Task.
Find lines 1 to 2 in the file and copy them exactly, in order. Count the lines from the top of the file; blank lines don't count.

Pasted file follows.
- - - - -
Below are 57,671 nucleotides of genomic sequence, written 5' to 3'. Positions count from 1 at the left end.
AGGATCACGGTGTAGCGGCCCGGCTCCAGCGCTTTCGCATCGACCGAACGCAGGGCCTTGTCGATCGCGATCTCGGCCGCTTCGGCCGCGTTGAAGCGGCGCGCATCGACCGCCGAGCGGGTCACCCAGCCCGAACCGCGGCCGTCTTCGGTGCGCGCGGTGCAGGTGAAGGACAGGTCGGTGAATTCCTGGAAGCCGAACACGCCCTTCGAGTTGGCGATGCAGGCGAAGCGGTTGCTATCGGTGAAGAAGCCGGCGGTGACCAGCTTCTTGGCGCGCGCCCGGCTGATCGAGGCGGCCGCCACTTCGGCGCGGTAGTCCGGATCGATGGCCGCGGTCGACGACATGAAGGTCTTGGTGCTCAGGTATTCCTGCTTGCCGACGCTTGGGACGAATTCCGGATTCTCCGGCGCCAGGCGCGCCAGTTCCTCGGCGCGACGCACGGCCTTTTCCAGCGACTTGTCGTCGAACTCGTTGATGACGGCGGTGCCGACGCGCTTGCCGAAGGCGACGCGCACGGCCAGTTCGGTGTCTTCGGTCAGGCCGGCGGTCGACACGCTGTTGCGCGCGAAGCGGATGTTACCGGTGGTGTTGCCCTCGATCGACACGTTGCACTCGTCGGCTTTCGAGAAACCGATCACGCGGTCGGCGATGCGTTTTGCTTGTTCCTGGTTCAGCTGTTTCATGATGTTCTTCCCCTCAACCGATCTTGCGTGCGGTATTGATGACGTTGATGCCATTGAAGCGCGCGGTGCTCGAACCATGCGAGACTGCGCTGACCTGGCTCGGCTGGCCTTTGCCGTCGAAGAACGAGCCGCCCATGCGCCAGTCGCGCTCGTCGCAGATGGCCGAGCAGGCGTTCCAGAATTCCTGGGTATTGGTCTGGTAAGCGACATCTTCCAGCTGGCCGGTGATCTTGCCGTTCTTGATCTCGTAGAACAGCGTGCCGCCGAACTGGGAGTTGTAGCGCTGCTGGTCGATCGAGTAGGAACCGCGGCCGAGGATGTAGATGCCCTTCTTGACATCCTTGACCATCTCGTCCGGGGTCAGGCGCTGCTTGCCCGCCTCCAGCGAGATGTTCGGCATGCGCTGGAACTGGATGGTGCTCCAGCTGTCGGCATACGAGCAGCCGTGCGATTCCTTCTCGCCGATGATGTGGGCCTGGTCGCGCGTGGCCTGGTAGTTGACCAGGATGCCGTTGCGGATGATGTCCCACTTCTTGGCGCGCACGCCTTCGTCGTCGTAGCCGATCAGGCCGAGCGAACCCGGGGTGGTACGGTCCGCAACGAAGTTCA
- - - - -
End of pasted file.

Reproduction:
Below are 57,671 nucleotides of genomic sequence, written 5' to 3'. Positions count from 1 at the left end.
AGGATCACGGTGTAGCGGCCCGGCTCCAGCGCTTTCGCATCGACCGAACGCAGGGCCTTGTCGATCGCGATCTCGGCCGCTTCGGCCGCGTTGAAGCGGCGCGCATCGACCGCCGAGCGGGTCACCCAGCCCGAACCGCGGCCGTCTTCGGTGCGCGCGGTGCAGGTGAAGGACAGGTCGGTGAATTCCTGGAAGCCGAACACGCCCTTCGAGTTGGCGATGCAGGCGAAGCGGTTGCTATCGGTGAAGAAGCCGGCGGTGACCAGCTTCTTGGCGCGCGCCCGGCTGATCGAGGCGGCCGCCACTTCGGCGCGGTAGTCCGGATCGATGGCCGCGGTCGACGACATGAAGGTCTTGGTGCTCAGGTATTCCTGCTTGCCGACGCTTGGGACGAATTCCGGATTCTCCGGCGCCAGGCGCGCCAGTTCCTCGGCGCGACGCACGGCCTTTTCCAGCGACTTGTCGTCGAACTCGTTGATGACGGCGGTGCCGACGCGCTTGCCGAAGGCGACGCGCACGGCCAGTTCGGTGTCTTCGGTCAGGCCGGCGGTCGACACGCTGTTGCGCGCGAAGCGGATGTTACCGGTGGTGTTGCCCTCGATCGACACGTTGCACTCGTCGGCTTTCGAGAAACCGATCACGCGGTCGGCGATGCGTTTTGCTTGTTCCTGGTTCAGCTGTTTCATGATGTTCTTCCCCTCAACCGATCTTGCGTGCGGTATTGATGACGTTGATGCCATTGAAGCGCGCGGTGCTCGAACCATGCGAGACTGCGCTGACCTGGCTCGGCTGGCCTTTGCCGTCGAAGAACGAGCCGCCCATGCGCCAGTCGCGCTCGTCGCAGATGGCCGAGCAGGCGTTCCAGAATTCCTGGGTATTGGTCTGGTAAGCGACATCTTCCAGCTGGCCGGTGATCTTGCCGTTCTTGATCTCGTAGAACAGCGTGCCGCCGAACTGGGAGTTGTAGCGCTGCTGGTCGATCGAGTAGGAACCGCGGCCGAGGATGTAGATGCCCTTCTTGACATCCTTGACCATCTCGTCCGGGGTCAGGCGCTGCTTGCCCGCCTCCAGCGAGATGTTCGGCATGCGCTGGAACTGGATGGTGCTCCAGCTGTCGGCATACGAGCAGCCGTGCGATTCCTTCTCGCCGATGATGTGGGCCTGGTCGCGCGTGGCCTGGTAGTTGACCAGGATGCCGTTGCGGATGATGTCCCACTTCTTGGCGCGCACGCCTTCGTCGTCGTAGCCGATCAGGCCGAGCGAACCCGGGGTGGTACGGTCCGCAACGAAGTTCA